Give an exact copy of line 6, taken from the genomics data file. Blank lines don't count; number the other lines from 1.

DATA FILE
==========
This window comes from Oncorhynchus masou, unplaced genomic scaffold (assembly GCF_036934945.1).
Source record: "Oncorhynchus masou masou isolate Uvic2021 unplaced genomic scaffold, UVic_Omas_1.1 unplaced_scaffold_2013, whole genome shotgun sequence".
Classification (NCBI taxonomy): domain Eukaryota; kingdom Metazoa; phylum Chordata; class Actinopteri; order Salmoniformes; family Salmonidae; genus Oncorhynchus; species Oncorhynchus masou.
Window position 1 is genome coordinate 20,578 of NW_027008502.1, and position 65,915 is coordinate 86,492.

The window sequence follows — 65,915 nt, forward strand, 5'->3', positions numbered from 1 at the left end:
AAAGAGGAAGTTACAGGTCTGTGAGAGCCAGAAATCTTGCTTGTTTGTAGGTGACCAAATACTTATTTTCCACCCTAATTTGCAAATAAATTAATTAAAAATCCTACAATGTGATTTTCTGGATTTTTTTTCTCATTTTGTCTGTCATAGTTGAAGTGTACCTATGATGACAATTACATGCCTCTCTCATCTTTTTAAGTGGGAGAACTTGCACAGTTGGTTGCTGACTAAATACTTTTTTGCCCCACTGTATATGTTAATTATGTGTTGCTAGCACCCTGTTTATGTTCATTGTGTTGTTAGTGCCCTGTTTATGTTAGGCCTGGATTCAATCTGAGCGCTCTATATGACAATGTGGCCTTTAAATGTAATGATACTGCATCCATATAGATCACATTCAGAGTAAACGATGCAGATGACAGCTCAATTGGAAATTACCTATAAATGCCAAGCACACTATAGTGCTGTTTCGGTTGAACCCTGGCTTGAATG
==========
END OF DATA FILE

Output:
AAAGAGGAAGTTACAGGTCTGTGAGAGCCAGAAATCTTGCTTGTTTGTAGGTGACCAAATACTTATTTTCCACCCTAATTTGCAAATAAATTAATTAAAAATCCTACAATGTGATTTTCTGGATTTTTTTTCTCATTTTGTCTGTCATAGTTGAAGTGTACCTATGATGACAATTACATGCCTCTCTCATCTTTTTAAGTGGGAGAACTTGCACAGTTGGTTGCTGACTAAATACTTTTTTGCCCCACTGTATATGTTAATTATGTGTTGCTAGCACCCTGTTTATGTTCATTGTGTTGTTAGTGCCCTGTTTATGTTAGGCCTGGATTCAATCTGAGCGCTCTATATGACAATGTGGCCTTTAAATGTAATGATACTGCATCCATATAGATCACATTCAGAGTAAACGATGCAGATGACAGCTCAATTGGAAATTACCTATAAATGCCAAGCACACTATAGTGCTGTTTCGGTTGAACCCTGGCTTGAATG